A Novel Novelist
“Creative” writing and pleasure reading have trinkled to a stop for me. College courses and the work that comes with them proving that college is demanding; I give all of myself to my schoolwork. College has left me with no time to read for pleasure or write creatively, and I feel like I’ve become an essay producing robot—one who runs on three hours of sleep and dreams of getting a restful six hours. However, Dr. Saengers course had creativity built into the syllabus; it integrated assignments of entertaining and thought provoking reading and writing. The structure of these reading assignments created space in my schedule for me to actually read every word (and absorb the meaning). This schoolwork had the feel of something more that I wanted to do instead of something I had to do. Reading Katie Gutierrez’s More Than You’ll Ever Know helped to pull me (at least halfway) out of this slump and come to the realization that the time for creativity is available. This novel “forced” me to take the time to enjoy and deeply analyze literature. I thoroughly (and guiltlessly) enjoyed completing each of the reading assignments over Gutierrez’s book, as well as the thought provoking class discussions that followed. The realizations provoked by Gutierrez’s writing and the discussions pertaining to it were incredible in themselves. But then the professor of this course, Dr. Saenger, invited Gutierrez to visit our class in person. This experience multiplied the value of each discussion and tabbed book page. What better way to acquaint myself with the most remote crevices of this read than to talk to the author herself?
The entirety of this visit left me reeling—to be frank, this was one of the coolest things I’ve ever had the chance to participate in. Gutierrez managed to keep a calm composure, juggling friendliness and professionalism with ease—her explanations to our questions, done intelligently. I tend to put authors of books that I like on a pedestal, and this case was no different. Except that I was now able to talk to her. After our class ended, she was kind enough to autograph my book, and the short conversation that we had was so wonderful that I decided to attend the Authored by Alumni event. I idolized her, seeing her in a certain fictional hue. But her openness about the process of writing a book and the trials and errors of doing so cast her into a real light.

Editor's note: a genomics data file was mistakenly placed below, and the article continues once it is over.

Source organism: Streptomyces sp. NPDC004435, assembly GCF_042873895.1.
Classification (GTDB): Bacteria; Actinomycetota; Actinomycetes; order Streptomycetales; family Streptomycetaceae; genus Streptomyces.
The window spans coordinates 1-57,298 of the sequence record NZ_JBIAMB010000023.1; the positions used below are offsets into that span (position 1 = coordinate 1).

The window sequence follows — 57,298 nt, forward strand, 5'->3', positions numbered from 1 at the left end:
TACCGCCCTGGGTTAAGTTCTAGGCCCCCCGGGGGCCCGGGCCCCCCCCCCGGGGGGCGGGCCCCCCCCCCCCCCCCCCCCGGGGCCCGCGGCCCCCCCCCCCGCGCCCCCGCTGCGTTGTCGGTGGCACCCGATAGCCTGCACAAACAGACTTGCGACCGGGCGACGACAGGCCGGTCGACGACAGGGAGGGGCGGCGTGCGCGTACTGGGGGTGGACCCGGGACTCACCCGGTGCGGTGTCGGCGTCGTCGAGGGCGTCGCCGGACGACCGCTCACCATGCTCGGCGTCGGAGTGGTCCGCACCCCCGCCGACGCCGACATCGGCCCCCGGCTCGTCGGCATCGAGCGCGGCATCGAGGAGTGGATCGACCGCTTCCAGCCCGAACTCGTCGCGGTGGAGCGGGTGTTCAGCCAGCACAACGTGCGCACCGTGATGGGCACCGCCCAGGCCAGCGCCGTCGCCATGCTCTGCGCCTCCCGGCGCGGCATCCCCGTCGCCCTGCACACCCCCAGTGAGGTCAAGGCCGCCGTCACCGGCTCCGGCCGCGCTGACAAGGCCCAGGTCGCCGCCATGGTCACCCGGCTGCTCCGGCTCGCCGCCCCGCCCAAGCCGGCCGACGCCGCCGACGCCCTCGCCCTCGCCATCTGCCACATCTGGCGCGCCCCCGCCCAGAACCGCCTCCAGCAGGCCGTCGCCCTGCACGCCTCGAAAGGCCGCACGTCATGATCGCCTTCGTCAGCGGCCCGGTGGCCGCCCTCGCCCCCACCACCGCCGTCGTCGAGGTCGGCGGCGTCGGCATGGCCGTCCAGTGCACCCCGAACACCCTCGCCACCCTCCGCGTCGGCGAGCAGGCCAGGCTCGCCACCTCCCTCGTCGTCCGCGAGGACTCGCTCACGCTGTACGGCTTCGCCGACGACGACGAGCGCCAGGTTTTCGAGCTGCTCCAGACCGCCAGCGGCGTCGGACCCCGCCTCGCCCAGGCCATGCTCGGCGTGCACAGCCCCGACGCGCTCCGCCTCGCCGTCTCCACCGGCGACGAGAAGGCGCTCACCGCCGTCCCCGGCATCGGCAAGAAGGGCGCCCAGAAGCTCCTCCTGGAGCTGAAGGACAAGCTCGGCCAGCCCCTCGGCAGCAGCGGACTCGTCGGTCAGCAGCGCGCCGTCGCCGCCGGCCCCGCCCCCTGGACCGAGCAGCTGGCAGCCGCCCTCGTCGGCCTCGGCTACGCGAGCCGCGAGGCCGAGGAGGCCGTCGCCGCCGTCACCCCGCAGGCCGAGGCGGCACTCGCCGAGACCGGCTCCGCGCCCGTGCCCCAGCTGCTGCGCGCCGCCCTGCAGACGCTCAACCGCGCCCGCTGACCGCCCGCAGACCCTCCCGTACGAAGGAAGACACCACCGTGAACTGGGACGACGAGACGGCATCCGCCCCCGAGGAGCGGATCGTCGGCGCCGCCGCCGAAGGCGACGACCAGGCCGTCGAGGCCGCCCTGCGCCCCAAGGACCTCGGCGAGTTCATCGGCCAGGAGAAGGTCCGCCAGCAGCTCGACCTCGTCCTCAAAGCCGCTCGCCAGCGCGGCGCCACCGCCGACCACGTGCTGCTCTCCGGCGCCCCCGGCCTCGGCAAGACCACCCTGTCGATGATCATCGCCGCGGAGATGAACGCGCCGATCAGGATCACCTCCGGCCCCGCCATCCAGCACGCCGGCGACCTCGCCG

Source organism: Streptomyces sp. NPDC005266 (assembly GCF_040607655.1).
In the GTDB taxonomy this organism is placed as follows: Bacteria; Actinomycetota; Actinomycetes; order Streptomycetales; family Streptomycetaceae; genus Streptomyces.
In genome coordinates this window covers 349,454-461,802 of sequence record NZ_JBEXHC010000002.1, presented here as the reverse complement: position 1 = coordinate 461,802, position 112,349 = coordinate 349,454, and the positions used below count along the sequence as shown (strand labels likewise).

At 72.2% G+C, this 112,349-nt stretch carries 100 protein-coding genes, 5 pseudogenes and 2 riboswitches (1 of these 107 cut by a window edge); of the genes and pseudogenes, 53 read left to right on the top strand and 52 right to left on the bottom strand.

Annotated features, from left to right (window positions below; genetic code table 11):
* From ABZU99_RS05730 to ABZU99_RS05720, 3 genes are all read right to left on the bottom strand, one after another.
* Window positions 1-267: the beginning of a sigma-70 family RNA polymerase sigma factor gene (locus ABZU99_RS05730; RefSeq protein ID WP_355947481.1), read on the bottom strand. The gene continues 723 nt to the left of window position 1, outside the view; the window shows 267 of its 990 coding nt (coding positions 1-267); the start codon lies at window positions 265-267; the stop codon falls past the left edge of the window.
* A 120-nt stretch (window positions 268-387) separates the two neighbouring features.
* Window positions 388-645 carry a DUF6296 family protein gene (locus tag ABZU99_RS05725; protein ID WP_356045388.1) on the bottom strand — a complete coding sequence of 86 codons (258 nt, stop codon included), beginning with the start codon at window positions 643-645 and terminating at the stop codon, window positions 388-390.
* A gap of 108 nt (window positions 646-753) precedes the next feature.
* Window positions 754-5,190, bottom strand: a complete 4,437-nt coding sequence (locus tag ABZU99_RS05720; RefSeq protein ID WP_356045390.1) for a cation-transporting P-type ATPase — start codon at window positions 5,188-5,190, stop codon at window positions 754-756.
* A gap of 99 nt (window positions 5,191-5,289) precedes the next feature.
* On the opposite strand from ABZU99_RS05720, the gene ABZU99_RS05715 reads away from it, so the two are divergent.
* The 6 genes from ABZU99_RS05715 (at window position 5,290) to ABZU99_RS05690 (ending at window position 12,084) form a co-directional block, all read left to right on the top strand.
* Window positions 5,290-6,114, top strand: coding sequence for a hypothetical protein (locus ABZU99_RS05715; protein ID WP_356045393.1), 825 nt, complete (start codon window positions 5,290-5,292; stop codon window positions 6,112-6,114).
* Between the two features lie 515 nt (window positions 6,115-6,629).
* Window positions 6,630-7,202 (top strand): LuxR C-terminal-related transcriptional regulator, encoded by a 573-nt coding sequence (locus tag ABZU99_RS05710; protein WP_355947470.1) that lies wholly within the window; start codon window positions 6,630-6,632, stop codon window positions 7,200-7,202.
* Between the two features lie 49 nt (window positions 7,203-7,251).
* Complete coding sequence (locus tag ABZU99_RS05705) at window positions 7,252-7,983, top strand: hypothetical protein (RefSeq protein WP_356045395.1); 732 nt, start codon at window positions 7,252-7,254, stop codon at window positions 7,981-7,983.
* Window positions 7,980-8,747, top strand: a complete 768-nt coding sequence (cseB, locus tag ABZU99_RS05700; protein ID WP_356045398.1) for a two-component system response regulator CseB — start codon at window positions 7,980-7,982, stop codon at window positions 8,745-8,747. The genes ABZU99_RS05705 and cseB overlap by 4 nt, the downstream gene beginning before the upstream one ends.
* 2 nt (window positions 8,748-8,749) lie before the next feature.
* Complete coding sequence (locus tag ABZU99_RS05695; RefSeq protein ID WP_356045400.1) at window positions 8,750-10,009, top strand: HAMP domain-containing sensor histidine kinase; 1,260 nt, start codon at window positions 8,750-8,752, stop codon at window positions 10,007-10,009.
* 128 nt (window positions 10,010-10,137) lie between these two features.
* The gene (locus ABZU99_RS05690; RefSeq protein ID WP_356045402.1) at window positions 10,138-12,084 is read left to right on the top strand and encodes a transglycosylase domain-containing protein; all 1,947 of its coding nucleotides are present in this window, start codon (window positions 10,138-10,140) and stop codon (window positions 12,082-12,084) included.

When the audience asked questions about staying inspired through the completion of such a daunting project; her advice was honest and motivating. She said something along the lines of: “An artist shouldn’t pursue their work professionally if they could imagine themselves working in a different field.” She finished with words of support and encouragement to the questioner. I’ve doubted myself and capabilities during my pursuit of the career that I dream of, but her thoughts on the matter struck me. I can’t imagine doing anything else, and I reminded myself that I do have time for improvement—no one starts at their best and is stuck there. I am incredibly grateful that the cards played out in a way that led to my meeting someone so impactful. This opportunity reiterated a valuable bit of writing advice that I learned in DRAFT, the writing program offered by Southwestern, over summer: write your shitty first draft. Time for improvement can be achieved, and either way, not every sentence has to be a profound one-liner. Even now, fingertips humming from being flown and smashed into the keys of my keyboard and cursor blinking, I have to remind myself that the fact is that life leaves no breathing room—regardless of how much you cram to stay ahead. So it’s vital to make the time to take a break and do something that you love, to express yourself.